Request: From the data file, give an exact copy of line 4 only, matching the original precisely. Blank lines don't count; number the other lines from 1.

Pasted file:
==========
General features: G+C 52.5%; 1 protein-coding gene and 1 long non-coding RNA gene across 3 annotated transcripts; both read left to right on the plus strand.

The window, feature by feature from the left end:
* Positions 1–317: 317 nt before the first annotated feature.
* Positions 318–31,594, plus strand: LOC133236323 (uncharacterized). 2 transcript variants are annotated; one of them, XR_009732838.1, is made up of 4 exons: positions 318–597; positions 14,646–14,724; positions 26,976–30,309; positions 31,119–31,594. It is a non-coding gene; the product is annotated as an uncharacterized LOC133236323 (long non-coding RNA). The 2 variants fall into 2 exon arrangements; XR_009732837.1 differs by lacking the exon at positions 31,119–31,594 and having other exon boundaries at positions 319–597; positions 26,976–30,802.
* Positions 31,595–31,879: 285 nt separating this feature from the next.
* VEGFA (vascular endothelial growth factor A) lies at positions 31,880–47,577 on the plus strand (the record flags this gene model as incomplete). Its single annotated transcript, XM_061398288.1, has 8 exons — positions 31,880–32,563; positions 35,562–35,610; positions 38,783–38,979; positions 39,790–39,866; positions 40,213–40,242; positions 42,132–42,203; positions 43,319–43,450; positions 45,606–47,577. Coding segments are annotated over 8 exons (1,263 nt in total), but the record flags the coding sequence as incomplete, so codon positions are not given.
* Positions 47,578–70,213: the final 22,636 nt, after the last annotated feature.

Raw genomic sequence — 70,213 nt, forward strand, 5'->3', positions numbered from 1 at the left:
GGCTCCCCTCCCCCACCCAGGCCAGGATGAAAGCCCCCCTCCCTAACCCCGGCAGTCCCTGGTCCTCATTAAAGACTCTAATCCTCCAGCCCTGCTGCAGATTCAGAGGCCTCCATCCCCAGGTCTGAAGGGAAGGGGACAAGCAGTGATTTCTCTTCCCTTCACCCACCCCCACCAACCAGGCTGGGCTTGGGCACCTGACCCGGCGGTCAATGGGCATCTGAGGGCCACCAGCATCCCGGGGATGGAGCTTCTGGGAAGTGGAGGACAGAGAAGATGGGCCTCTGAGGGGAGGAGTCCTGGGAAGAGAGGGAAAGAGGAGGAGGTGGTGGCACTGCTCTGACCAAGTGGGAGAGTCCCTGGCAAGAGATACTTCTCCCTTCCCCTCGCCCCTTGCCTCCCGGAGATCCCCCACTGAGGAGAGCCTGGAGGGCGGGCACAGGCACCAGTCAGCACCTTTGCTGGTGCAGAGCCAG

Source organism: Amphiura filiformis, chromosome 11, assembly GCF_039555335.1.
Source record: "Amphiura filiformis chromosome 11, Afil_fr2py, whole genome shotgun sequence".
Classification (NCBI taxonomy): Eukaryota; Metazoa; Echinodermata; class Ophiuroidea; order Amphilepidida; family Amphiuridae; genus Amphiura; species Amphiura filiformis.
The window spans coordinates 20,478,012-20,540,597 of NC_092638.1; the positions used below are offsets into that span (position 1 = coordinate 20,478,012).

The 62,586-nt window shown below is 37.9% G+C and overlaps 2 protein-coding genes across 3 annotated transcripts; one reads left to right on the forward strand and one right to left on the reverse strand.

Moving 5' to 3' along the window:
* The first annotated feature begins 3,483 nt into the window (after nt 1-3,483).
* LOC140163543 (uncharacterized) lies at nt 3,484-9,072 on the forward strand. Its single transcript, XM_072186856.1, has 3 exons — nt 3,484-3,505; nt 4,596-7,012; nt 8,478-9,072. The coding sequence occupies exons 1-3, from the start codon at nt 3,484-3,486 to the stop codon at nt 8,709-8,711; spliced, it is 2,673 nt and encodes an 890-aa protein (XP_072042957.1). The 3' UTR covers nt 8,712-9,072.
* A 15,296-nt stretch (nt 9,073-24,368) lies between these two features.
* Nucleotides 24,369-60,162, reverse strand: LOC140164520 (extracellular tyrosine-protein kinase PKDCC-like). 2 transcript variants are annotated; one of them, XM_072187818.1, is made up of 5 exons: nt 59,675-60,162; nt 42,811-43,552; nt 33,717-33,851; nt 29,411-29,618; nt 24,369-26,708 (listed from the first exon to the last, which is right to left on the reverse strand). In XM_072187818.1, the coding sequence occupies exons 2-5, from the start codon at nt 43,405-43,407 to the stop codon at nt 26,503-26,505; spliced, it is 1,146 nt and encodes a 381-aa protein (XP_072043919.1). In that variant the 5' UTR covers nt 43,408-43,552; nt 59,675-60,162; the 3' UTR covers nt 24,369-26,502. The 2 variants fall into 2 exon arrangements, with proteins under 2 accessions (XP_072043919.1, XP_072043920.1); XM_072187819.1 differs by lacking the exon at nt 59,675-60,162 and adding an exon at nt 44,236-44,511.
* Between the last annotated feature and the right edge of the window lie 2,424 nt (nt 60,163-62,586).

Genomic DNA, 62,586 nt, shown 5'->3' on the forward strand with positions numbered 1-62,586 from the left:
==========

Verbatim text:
* Positions 318–31,594, plus strand: LOC133236323 (uncharacterized). 2 transcript variants are annotated; one of them, XR_009732838.1, is made up of 4 exons: positions 318–597; positions 14,646–14,724; positions 26,976–30,309; positions 31,119–31,594. It is a non-coding gene; the product is annotated as an uncharacterized LOC133236323 (long non-coding RNA). The 2 variants fall into 2 exon arrangements; XR_009732837.1 differs by lacking the exon at positions 31,119–31,594 and having other exon boundaries at positions 319–597; positions 26,976–30,802.